Credit: AMDAMD's Socket AM4 compatibility matrix just got very confusing. During the launch of the first-gen Ryzen processors, AMD delighted enthusiasts with its promise to support all of its Ryzen processors on AM4 Socket motherboards until 2020, but the company is encountering some difficulties delivering on that goal: The new X570 chipset doesn't support the first-gen Ryzen models, and motherboard vendors are steadily dropping support for older processors on existing Socket AM4 motherboards, too. We spoke with AMD and learned that the supported processor list could even vary depending on your motherboard or vendor. Credit: AMD
First and foremost, X570 motherboards will not support any of the first-gen Summit Ridge or Raven Ridge processors, so enthusiasts with first-gen Ryzen chips won't be able to step up to the latest and greatest motherboards. Meanwhile, X470 and B450 chipsets will support all generations of Ryzen processors.
But you won't be able to drop a new Third-gen Ryzen chip into all X370 and B350 motherboards, and A320's upgrade path is blocked entirely.
We had the opportunity to sit down with AMD CEO Lisa Su and her team after her Computex 2019 keynote and ask why the new Ryzen processors aren't supported on some of the older motherboards. AMD's Senior Technical Marketing Manager Robert Hallock fielded our question, explaining, "If we look across the ecosystem of motherboards that exist today, we certainly make BIOS updates available to our ecosystem partners to include that on different levels of motherboards in their portfolio, but I don't expect that every motherboard will be updated for 3000 Series processors from our partners. That really will be a portfolio decision from their standpoint as well, as to where they apply those updates, and where they choose not to apply those updates."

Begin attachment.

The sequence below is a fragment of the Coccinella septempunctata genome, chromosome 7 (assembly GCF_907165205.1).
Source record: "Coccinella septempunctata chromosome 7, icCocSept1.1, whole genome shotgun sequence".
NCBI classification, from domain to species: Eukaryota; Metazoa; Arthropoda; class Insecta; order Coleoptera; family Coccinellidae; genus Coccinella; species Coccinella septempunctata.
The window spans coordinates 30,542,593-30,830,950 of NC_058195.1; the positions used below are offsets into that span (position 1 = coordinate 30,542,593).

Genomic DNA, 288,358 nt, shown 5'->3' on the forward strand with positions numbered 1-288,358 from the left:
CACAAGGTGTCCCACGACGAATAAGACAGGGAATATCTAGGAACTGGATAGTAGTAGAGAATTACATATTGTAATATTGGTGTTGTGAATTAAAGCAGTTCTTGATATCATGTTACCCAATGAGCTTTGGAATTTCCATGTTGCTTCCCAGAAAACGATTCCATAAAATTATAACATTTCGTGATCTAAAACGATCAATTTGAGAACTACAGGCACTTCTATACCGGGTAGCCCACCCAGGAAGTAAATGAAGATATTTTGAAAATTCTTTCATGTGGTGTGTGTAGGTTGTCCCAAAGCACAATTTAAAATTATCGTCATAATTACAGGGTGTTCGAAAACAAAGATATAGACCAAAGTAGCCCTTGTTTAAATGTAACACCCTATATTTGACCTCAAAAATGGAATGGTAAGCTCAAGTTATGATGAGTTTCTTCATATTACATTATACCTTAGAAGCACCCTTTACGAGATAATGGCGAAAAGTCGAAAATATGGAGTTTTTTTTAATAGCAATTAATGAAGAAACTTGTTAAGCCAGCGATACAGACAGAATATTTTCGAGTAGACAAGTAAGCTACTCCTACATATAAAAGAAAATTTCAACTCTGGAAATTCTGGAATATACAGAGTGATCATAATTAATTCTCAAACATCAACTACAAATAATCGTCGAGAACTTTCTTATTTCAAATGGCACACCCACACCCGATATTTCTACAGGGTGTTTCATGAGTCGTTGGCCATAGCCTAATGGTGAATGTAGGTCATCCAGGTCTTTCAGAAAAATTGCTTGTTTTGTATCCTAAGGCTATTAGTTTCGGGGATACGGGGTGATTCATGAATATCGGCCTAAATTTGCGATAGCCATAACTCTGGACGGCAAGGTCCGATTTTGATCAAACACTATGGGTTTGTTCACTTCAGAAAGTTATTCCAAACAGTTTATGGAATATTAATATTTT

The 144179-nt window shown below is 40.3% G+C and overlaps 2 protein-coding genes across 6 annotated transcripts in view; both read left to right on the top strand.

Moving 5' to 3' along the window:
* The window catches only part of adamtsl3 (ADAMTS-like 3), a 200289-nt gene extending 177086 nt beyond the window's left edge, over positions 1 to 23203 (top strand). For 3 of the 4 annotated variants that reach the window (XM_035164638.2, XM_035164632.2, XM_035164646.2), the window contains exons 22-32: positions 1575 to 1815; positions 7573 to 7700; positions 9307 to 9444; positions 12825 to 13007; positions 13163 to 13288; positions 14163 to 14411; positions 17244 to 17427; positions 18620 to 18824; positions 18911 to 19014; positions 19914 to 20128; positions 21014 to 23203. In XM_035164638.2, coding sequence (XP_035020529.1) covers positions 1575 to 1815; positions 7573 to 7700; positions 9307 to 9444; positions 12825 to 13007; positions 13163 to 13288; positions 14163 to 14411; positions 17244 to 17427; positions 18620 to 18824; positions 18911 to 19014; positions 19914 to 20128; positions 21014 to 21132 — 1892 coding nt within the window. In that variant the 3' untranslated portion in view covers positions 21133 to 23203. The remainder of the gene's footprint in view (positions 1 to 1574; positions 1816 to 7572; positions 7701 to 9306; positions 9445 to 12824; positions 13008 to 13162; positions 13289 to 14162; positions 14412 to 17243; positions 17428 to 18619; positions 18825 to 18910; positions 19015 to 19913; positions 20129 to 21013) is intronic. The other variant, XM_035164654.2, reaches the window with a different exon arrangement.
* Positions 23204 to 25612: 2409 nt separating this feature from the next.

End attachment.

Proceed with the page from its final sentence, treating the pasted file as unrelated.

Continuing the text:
Due to the uneven application of BIOS updates across the various vendors, and even among different motherboards in the respective product stacks, you'll have to check the CPU support list for your X370 or B350 motherboard to ensure it supports Third-gen Ryzen.
The problem with backward compatibility boils down to BIOS chip capacity limitations, with AMD's portfolio of Ryzen processors swelling to the point that most BIOS chips do not have enough capacity to store all the microcode and memory training tables for all of the processors.
AMD's goal to support all Ryzen processors on Socket AM4 motherboards until 2020 was audacious, but one the company is proud of, "No one in the history of x86 has created an upgradeable socket quite like AM4. In a time where our competitor is breaking socket compatibility yearly, basically, we have three consecutive generations that all drop into the same socket, and that socket started with four cores years ago, and is now twelve cores, twenty-four threads and PCIe 4.0," said Hallock.
Credit: AMDFinally, there are plenty of X470 and B450 motherboards still on the market, but some of the boards that have been in the supply chain for a while will need a BIOS update before you install a Third-gen Ryzen processor. As we've seen in the past, that isn't always possible if you don't already have a Ryzen processor or if the motherboard doesn't have an out-of-band BIOS update feature, like BIOS Flashback. AMD also announced that all motherboards that support Ryzen 3000 processors out of the box will come with a new badge to help simplify things.